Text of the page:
Anthony Sandler. Photo: WinkiPoP Media
There were so many superb performances at the 2015 McDonald's Sydney Eisteddfod, adjudicators complained about the difficulty of choosing a winner when the overall standard was so high. It is equally hard to shine in a field of champions, but the best still managed to stand out from the rest. In the general events, two teenagers added their names to Sydney Eisteddfod’s shortlist of performers who have attained perfect scores. Actor and singer Alex Chorley received top marks for his performance of a passage from King John in the Shakespeare Event (14-16 years), while dancer Ryu Bautista did likewise with a sensational performance in the Jazz Dance (15 years). Another standout was 12-year-old cellist Benett Tsai who won the Viola, Cello or Double Bass (25/u) event, along with the Sydney Eisteddfod Alf and Pearl Pollard Instrumental Awards for Performance Excellence.
In addition to the Sydney Eisteddfod McDonald's Operatic Aria, there were many superb performances in the classical singing category. A number of fine male voices were heard, but apart from Soonki Park who triumphed in the Sydney Eisteddfod Opera Awards, female singers claimed all the major prizes with their ravishing skills. Tabatha McFadyen won the Opera and Arts Support Group Vocal Scholarship, while Isabella Moore and Josi Ellem triumphed in the senior and intermediate Joan Sutherland Memorial Scholarships.
In the Contemporary Singing category, Anthony Sandler, a newcomer to Sydney Eisteddfod stages, won the Senior Singer of the Year with an attractive cabaret-style performance, while 15-year-old Molly Stewart, who sings every song as a story she shares with her audience, won the junior title. In other events, 14-year Gabrielle Montalbo emerged as the most successful entrant by winning both the Vocal Performance and Song from a Musical/Music for her age group, along with the open-age Singer/Songwriter award.
Mmagnificent performances illuminated every event in the choral program. The Choir of Southern Lights, Fort Street High School Chamber Choir and Barker College Copeland Choir emerged triumphant in the three prestigious Sydney Eisteddfod John Lamble Foundation Australasian Choral Championships. Later in the season, the brilliant Fort Street choristers won the Jury Vote and the People’s Choice Award at the Australian Choral Grand Prix. The superb Frensham Madrigals finished second in both counts, but as the Fort Street singers also collected the prize for the Best Performance of an Australian Composition, it was clearly their day.
The final of the Sydney Eisteddfod Allison/Henderson Piano Scholarship was one of the most exciting in years with David Soo taking top honours. Halina Leung scored a popular victory in prestigious Kawai Award, and while scores in the high 90’s were commonplace, 12-year-old Corinna Shimeng Chen emerged as the most successful player with three gold medals to her credit.
After winning the Sydney Eisteddfod NSW Drs Orchestra Instrumental Scholarship, Lily Higson-Spence wasted no time in confirming her excellence. Stepping from one platform to another, she played her way into final of ABC Symphony Australia Young Musician of the Year Award, and although she did not win the title, she succeeded in adding the Nelly Apt Scholarship to her laurels along with the Best Recital Award and People’s Choice Awards. In this category, Olivia Hans-Rosenbaum proved herself as another top talent by winning clarinet events for players aged 19 and under and 15 and under, both with a score of 99/100.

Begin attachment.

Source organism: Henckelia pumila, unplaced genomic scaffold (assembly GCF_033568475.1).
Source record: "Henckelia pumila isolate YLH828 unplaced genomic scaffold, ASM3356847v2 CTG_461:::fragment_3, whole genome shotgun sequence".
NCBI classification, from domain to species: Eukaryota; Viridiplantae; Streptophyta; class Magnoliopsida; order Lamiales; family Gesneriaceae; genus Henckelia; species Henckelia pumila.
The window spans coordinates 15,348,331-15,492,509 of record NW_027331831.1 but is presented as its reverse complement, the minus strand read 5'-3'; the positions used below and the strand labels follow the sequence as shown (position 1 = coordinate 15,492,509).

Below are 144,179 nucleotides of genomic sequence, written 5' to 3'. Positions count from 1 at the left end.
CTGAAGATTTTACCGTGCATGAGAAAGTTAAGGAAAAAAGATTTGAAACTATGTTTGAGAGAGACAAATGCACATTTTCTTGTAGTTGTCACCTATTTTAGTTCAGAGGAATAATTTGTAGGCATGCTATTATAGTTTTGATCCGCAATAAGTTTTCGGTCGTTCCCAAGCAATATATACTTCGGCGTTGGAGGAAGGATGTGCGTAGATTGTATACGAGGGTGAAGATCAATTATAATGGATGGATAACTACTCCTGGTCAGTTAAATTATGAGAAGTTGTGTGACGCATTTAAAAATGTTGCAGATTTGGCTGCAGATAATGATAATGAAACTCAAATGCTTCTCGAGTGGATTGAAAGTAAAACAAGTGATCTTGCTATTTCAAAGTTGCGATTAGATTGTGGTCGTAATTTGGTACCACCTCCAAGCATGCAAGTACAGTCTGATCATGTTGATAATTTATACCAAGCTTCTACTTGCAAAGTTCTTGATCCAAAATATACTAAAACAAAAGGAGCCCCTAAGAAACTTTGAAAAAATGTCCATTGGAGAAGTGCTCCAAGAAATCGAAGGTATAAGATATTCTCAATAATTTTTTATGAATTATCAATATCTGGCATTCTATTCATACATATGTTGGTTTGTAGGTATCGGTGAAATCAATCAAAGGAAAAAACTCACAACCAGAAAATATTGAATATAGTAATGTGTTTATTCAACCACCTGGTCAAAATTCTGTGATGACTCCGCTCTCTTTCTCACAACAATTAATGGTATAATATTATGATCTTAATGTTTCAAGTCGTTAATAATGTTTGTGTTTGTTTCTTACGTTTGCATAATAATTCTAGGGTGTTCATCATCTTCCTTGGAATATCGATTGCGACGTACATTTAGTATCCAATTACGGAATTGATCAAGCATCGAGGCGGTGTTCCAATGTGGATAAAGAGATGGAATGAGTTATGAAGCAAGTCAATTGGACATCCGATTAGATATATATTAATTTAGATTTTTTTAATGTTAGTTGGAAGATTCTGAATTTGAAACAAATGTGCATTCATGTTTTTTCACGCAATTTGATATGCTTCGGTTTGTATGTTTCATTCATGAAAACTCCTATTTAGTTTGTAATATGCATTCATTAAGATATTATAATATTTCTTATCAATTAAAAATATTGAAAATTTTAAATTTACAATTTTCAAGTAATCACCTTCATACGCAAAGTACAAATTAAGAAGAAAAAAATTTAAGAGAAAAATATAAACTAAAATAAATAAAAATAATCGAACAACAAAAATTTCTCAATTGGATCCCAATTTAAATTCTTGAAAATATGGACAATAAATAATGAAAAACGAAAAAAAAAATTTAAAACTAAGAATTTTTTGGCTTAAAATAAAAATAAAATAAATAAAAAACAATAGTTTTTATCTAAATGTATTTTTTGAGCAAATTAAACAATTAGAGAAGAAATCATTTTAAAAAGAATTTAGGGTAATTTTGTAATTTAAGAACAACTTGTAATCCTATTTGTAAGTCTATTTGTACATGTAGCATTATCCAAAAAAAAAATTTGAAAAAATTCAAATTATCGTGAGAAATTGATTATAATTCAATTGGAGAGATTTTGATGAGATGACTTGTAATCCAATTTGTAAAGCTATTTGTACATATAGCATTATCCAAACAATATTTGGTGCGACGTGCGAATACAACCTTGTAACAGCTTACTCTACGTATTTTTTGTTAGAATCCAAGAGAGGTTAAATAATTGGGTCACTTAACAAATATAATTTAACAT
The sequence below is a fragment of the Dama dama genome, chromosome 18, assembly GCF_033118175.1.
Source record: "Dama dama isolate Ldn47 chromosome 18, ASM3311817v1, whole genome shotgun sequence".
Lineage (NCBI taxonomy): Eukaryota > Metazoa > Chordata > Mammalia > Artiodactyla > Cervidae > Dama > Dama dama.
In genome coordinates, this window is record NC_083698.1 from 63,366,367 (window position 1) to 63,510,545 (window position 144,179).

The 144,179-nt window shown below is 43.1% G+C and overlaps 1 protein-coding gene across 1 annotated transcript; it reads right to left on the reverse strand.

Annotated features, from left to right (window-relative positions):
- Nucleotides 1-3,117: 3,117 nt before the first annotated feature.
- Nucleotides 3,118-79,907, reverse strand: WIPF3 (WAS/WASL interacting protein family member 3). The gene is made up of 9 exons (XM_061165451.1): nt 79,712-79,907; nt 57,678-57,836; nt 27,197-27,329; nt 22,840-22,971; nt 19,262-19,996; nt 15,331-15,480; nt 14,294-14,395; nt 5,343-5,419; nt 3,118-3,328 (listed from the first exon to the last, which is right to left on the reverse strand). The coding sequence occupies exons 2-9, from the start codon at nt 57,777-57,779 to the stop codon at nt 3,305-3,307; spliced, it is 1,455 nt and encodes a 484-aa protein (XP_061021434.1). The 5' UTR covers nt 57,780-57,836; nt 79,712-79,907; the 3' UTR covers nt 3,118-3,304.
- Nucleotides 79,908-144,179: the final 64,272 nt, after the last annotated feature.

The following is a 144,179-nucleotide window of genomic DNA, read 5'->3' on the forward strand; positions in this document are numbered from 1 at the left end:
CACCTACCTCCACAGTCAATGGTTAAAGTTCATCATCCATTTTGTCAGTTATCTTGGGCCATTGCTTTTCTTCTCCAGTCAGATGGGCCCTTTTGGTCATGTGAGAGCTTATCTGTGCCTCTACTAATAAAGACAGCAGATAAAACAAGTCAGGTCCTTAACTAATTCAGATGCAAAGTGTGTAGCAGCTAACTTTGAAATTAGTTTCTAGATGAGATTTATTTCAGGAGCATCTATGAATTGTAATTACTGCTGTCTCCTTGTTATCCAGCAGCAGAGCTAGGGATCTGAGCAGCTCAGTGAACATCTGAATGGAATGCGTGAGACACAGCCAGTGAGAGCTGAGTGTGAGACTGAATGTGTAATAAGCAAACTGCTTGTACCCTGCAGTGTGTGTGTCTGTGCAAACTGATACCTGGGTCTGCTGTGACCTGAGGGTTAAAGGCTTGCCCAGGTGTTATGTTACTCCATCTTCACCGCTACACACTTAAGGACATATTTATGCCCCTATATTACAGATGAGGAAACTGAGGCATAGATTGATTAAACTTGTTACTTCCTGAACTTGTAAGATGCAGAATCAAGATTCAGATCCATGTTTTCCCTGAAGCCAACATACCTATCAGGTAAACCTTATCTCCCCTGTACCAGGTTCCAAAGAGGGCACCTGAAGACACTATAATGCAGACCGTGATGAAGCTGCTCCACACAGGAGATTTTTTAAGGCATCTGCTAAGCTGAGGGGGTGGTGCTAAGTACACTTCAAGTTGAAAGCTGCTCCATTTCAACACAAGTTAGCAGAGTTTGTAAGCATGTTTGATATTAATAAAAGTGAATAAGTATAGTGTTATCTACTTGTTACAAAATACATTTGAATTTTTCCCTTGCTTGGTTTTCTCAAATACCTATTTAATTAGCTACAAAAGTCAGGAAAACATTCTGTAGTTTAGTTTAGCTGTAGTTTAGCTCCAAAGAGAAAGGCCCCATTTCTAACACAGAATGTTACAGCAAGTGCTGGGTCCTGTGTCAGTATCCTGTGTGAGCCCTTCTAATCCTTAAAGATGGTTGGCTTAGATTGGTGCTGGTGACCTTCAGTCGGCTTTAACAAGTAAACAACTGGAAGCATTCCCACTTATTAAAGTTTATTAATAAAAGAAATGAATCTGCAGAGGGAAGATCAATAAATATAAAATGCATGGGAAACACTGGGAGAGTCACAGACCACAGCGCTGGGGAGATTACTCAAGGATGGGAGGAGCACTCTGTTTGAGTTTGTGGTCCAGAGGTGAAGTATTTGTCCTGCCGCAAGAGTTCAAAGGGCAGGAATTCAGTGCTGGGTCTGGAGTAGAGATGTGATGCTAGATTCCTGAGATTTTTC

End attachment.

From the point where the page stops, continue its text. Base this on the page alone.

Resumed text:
The instrumental groups also performed brilliantly with the Ku-ring-gai Youth Orchestra winning the Robert & Elizabeth Albert Community Youth/Secondary School Orchestra (25/u). Terrey Hills Public School triumphed in the hugely popular Primary School Intermediate Concert Band Contest, while Trinity Grammar, Knox Grammar, Chatswood Public School, and the Newtown High School of Performing Arts all finished the competition with two gold medals to their credit.
The Speech & Drama section was one of the best on record. Early in the competition, multi-talented Alex Chorley set the pace by attaining a perfect score, while Jussi Jenssen emerged as the most successful entrant by winning the Actor’s Championship (16-21 years) and Prose and Verse Speaking events for his age group, while 15- year-old Hudson Musty won the Actor’s Championship (12-15 years) with a memorable performance. The top scoring female Natasha Nogueira made her mark by winning the Prose Speaking (14 & 15 years), while 12-year-old Charlotte Guest demonstrated her gift of the gab by scoring the highest mark in the Public Speaking program. The most inspiring victory in the 2015 Festival, however, came from 9-year-old Rupert Hughes. Born deaf, Rupert broke through the sound barrier with the help of a cochlear implant, and displayed his mastery in the art of speech by winning the Prose Speaking (10/u).
The dance category was studded with stellar performances. Harrison Lee and the graceful New Zealander Katherine Sonnekus, who finished on his heels with the second Sydney Eisteddfod McDonald’s Scholarship, taking top honours. Harrison is now making his mark and living the dream at The Royal Ballet School, while winner of the Robert & Elizabeth Albert Junior Classical Ballet Scholarship Lania Atkins has further confirmed her promise by finishing second in 2015 Genée International Ballet Competition. There were so many notable performers in this category, it is impossible to name them all, but as talent shone in all dance styles at every age group, both the entrants and their teachers have reason to take pride in their efforts. The Ev & Bow Fulltime Training Centre won the highly coveted Open Jazz Dance Group Final at Sydney Opera House and in the Dance of Champions, a team from The Next Step collected the People’s Choice Award, while a group from St Columba’s Anglican School, Port Macquarie, won the Jury Vote. Bravo all!